By Geoff Williams
If you don't have a maintenance fund in your budget, perhaps it's time you started one. Many people strive to reign in their spending, but in your quest to save money, don't forget that sometimes by spending money now, you will avoid spending a big fortune later.
If you have a leak, and you're thinking that a bucket in your bedroom doesn't really mess up the décor all that much, consider that the national average cost to repair a roof is $550, according to HomeAdvisor.com. But the national average cost to put in a new roof is $6,000.
That hole isn't going to get any smaller, and it may get bigger. If it does, you won't just have to deal the roof, says home improvement expert Danny Lipford, host of "Today's Homeowner," a nationally syndicated TV and radio show.
"If you're allowing water, even a small amount, to enter your attic, it's entering a hot, moist environment, which is exactly the kind of environment that mold likes," says Lipford, who also runs the home-improvement website TodaysHomeowner.com. That means you might end up spending money to repair the drywall in your ceiling and paint where the stain was.
Lipford also advises everyone to remember the gutters around the roof. It may not be a fun expense, fixing something that you can't see without a tall ladder, but "if you neglect your gutters, the water can dam up," Lipford says.
That can not only lead to roof issues, but damage to walls and your home's foundation as well. You may just want to have the next several months' paychecks mailed directly to your home contractor.
If you see evidence of termites, you're almost guaranteed to have to spend money, and you're probably going to be far better off opening your wallet now versus waiting in hopes that the termites go away.
"Several years ago, the Environmental Protection Agency estimated the average cost for repairs from termite infestations was $2,500," says Missy Henriksen, vice president of public affairs for the National Pest Management Association. She adds that she knows of some homeowners, however, who have spent tens of thousands of dollars to repair the damage.
Most inspections cost a few hundred dollars, according to Henriksen, but some pest management companies offer them for free. If you catch a termite problem early, you should probably budget between $1,000 to $3,000, Henriksen says, based on anecdotal information.
Your Home Office
If your desktop or laptop isn't the young, spry piece of equipment it once was, you may be budgeting hundreds or thousands for a new computer. But before you pop for a new one, you may want to add some memory to your computer first. It could buy you a few years by speeding up your computer, and may only set you back $30 and $60, according to various websites.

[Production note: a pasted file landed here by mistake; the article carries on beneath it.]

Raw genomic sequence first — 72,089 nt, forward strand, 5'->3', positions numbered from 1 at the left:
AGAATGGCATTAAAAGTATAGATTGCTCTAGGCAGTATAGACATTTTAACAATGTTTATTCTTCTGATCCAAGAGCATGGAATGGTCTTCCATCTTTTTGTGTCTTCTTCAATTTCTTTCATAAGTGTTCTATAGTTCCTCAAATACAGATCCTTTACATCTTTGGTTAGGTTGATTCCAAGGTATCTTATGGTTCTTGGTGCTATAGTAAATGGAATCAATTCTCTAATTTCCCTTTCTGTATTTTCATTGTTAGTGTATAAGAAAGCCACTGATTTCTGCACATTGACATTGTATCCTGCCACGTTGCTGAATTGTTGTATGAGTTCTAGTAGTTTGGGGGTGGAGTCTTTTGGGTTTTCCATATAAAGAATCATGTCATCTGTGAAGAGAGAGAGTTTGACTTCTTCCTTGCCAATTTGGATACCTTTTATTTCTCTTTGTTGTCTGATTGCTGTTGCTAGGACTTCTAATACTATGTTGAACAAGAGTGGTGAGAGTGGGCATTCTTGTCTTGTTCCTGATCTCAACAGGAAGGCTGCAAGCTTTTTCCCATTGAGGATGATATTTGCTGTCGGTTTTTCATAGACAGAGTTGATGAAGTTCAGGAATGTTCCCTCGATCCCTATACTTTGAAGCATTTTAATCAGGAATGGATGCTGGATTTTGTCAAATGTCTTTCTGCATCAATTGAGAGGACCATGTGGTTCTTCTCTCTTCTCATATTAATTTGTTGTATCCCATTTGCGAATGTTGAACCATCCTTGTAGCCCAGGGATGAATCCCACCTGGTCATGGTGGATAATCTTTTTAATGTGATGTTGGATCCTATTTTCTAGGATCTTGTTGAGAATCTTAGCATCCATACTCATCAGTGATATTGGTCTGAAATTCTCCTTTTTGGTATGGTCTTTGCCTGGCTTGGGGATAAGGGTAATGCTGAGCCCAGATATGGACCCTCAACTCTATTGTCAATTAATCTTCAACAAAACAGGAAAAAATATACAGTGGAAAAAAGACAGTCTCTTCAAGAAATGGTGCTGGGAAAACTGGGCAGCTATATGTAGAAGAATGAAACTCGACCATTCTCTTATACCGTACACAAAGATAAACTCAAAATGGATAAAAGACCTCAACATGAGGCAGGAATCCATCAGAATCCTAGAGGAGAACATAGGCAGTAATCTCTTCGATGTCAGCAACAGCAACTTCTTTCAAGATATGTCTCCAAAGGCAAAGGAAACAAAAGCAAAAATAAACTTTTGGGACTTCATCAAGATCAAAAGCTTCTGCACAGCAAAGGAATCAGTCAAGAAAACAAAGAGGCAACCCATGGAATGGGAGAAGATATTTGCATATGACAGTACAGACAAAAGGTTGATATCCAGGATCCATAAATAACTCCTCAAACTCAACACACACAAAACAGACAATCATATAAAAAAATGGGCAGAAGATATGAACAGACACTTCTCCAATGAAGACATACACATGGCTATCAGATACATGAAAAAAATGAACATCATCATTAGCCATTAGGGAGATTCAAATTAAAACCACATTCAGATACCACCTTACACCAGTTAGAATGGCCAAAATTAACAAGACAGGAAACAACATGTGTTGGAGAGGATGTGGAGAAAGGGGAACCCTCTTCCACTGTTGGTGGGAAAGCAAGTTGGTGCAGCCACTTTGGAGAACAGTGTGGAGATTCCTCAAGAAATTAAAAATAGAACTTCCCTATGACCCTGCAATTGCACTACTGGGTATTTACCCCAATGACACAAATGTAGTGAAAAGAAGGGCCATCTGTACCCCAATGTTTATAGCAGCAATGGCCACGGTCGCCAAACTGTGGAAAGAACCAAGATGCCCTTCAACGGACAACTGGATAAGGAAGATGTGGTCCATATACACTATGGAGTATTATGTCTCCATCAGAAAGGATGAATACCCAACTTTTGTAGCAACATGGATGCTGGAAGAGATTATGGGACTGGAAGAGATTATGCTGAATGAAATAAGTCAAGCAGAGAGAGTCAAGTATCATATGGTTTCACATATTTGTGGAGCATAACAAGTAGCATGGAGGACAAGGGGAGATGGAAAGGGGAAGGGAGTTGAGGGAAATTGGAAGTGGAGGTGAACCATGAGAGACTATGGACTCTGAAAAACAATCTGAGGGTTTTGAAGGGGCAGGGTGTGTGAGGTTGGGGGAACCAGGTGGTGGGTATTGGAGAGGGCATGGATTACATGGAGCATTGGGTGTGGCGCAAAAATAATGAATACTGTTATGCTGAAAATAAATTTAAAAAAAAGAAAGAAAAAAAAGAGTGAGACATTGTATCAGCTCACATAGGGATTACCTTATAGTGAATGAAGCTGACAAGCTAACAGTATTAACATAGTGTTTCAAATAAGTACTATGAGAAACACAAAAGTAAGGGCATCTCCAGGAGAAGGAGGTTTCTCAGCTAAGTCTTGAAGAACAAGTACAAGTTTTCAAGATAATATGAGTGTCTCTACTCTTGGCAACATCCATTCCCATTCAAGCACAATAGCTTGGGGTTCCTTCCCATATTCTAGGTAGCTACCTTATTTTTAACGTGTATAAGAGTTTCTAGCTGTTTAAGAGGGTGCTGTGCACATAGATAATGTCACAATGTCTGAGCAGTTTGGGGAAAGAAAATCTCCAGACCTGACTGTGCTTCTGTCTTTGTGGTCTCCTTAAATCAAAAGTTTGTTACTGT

"Think of computer memory like your desk," says Ed Walker, marketing manager for Crucial.com, which sells computer memory. "Having more memory is like having a bigger desk, and allows you the space to work on more projects at once. The larger the desk, the more papers, folders and tasks you can have out at once."
Your garage should be fairly maintenance-free from a financial standpoint, unless one day you realize you need to hire a professional organizer to clean up what has become a magnet for your garbage and odds and ends (expect to pay between $30 and $80 an hour, according to CostHelper.com). Pay special attention to your car inside or outside your garage, and the driveway leading up to it.
Your car is an easy target, but certainly if you have a problem that you want to put off, you'll likely pay dearly for it later. For instance, if you know you need new brake pads but keep driving without buying new ones, the caliper piston will begin to grind away. Eventually, the rotors start to disintegrate. Keep driving and ignoring the brakes, and eventually, you're buying a new car and tending to a lot of medical bills due to your crash. A standard replacement of brake pads will likely run you between $75 and $100, according to CarsDirect.com.
But what's not so obvious are the cracks in your driveway or your sidewalk. "Water gets in that crack, and eventually that driveway or sidewalk will sink," Lipford says. (The national average cost of a new driveway, according to HomeAdvisor, is $3,500.)
Lipford says trees and shrubs shouldn't be touching your house. The shrubs should be at least 12 inches away, to help with air circulation around the house and to keep mold from growing inside your walls. The trees, Lipford says, can prevent all that and damage your home.
"They may look perfectly innocent sitting there, but when they get saturated with rain water, and there's a lot of wind, the heavy hand of the limbs can rake away years off your shingles' life," Lipford says, adding that trees scraping the house can also lead to leaking.
But, wait: There's more. Those trees can also create an entryway for raccoons and possums to climb on your roof, and you don't want that.
"Squirrels particularly do a lot of damage, but we have found many raccoons and possums inside attics, and people have absolutely no idea that they've gotten inside their home," Lipford says. "They're great athletes, and they can chew a small, little hole and go into your attic without your knowing. Many times, they'll have a litter of babies in your attic, and then you're looking at a real calamity."
Then, on top of that $6,000 roof, you're looking at an average national cost of $256 (again, from HomeAdvisor.com) to hire someone from animal control to remove your unwanted guests. If you hire a tree trimmer, that'll probably run you, on average, $600. Either way, hopefully you've been making regular contributions to your maintenance fund.
By Geoff Williams